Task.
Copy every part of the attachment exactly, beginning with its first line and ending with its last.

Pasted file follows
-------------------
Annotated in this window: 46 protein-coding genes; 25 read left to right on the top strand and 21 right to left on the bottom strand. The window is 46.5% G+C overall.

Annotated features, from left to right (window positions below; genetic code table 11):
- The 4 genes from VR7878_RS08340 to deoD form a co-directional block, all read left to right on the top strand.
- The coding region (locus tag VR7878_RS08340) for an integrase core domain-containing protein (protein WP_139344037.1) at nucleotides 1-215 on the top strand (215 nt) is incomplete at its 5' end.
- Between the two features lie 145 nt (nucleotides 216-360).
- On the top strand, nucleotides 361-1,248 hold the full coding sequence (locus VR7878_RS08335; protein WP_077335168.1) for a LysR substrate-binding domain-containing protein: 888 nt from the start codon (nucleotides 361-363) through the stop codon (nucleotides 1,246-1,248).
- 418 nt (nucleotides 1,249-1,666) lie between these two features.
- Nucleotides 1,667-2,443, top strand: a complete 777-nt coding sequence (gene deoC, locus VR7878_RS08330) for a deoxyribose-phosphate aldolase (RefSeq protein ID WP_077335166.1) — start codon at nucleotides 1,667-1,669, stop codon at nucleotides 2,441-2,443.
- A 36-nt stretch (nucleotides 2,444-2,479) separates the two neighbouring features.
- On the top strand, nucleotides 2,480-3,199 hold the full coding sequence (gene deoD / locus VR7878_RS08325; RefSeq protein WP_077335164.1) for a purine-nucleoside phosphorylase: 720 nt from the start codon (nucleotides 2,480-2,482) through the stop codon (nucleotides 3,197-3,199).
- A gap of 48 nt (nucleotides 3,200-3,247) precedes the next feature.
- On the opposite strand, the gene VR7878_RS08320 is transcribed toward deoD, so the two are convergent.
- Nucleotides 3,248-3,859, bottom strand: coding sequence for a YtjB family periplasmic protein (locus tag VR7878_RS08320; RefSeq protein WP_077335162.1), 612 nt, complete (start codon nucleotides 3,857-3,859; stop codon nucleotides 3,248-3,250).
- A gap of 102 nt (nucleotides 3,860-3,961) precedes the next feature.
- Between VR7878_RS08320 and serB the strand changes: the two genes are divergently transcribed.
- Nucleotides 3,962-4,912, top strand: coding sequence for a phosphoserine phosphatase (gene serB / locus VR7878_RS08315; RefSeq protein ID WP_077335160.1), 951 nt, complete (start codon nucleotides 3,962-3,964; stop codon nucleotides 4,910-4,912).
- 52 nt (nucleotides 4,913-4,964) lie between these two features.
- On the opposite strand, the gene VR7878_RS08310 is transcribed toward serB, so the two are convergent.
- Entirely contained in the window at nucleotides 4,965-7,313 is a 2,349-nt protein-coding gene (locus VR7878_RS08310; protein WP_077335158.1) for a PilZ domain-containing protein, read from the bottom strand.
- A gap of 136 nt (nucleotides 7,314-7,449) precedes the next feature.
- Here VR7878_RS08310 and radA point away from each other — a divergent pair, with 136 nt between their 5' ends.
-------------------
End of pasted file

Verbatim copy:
Annotated in this window: 46 protein-coding genes; 25 read left to right on the top strand and 21 right to left on the bottom strand. The window is 46.5% G+C overall.

Annotated features, from left to right (window positions below; genetic code table 11):
- The 4 genes from VR7878_RS08340 to deoD form a co-directional block, all read left to right on the top strand.
- The coding region (locus tag VR7878_RS08340) for an integrase core domain-containing protein (protein WP_139344037.1) at nucleotides 1-215 on the top strand (215 nt) is incomplete at its 5' end.
- Between the two features lie 145 nt (nucleotides 216-360).
- On the top strand, nucleotides 361-1,248 hold the full coding sequence (locus VR7878_RS08335; protein WP_077335168.1) for a LysR substrate-binding domain-containing protein: 888 nt from the start codon (nucleotides 361-363) through the stop codon (nucleotides 1,246-1,248).
- 418 nt (nucleotides 1,249-1,666) lie between these two features.
- Nucleotides 1,667-2,443, top strand: a complete 777-nt coding sequence (gene deoC, locus VR7878_RS08330) for a deoxyribose-phosphate aldolase (RefSeq protein ID WP_077335166.1) — start codon at nucleotides 1,667-1,669, stop codon at nucleotides 2,441-2,443.
- A 36-nt stretch (nucleotides 2,444-2,479) separates the two neighbouring features.
- On the top strand, nucleotides 2,480-3,199 hold the full coding sequence (gene deoD / locus VR7878_RS08325; RefSeq protein WP_077335164.1) for a purine-nucleoside phosphorylase: 720 nt from the start codon (nucleotides 2,480-2,482) through the stop codon (nucleotides 3,197-3,199).
- A gap of 48 nt (nucleotides 3,200-3,247) precedes the next feature.
- On the opposite strand, the gene VR7878_RS08320 is transcribed toward deoD, so the two are convergent.
- Nucleotides 3,248-3,859, bottom strand: coding sequence for a YtjB family periplasmic protein (locus tag VR7878_RS08320; RefSeq protein WP_077335162.1), 612 nt, complete (start codon nucleotides 3,857-3,859; stop codon nucleotides 3,248-3,250).
- A gap of 102 nt (nucleotides 3,860-3,961) precedes the next feature.
- Between VR7878_RS08320 and serB the strand changes: the two genes are divergently transcribed.
- Nucleotides 3,962-4,912, top strand: coding sequence for a phosphoserine phosphatase (gene serB / locus VR7878_RS08315; RefSeq protein ID WP_077335160.1), 951 nt, complete (start codon nucleotides 3,962-3,964; stop codon nucleotides 4,910-4,912).
- 52 nt (nucleotides 4,913-4,964) lie between these two features.
- On the opposite strand, the gene VR7878_RS08310 is transcribed toward serB, so the two are convergent.
- Entirely contained in the window at nucleotides 4,965-7,313 is a 2,349-nt protein-coding gene (locus VR7878_RS08310; protein WP_077335158.1) for a PilZ domain-containing protein, read from the bottom strand.
- A gap of 136 nt (nucleotides 7,314-7,449) precedes the next feature.
- Here VR7878_RS08310 and radA point away from each other — a divergent pair, with 136 nt between their 5' ends.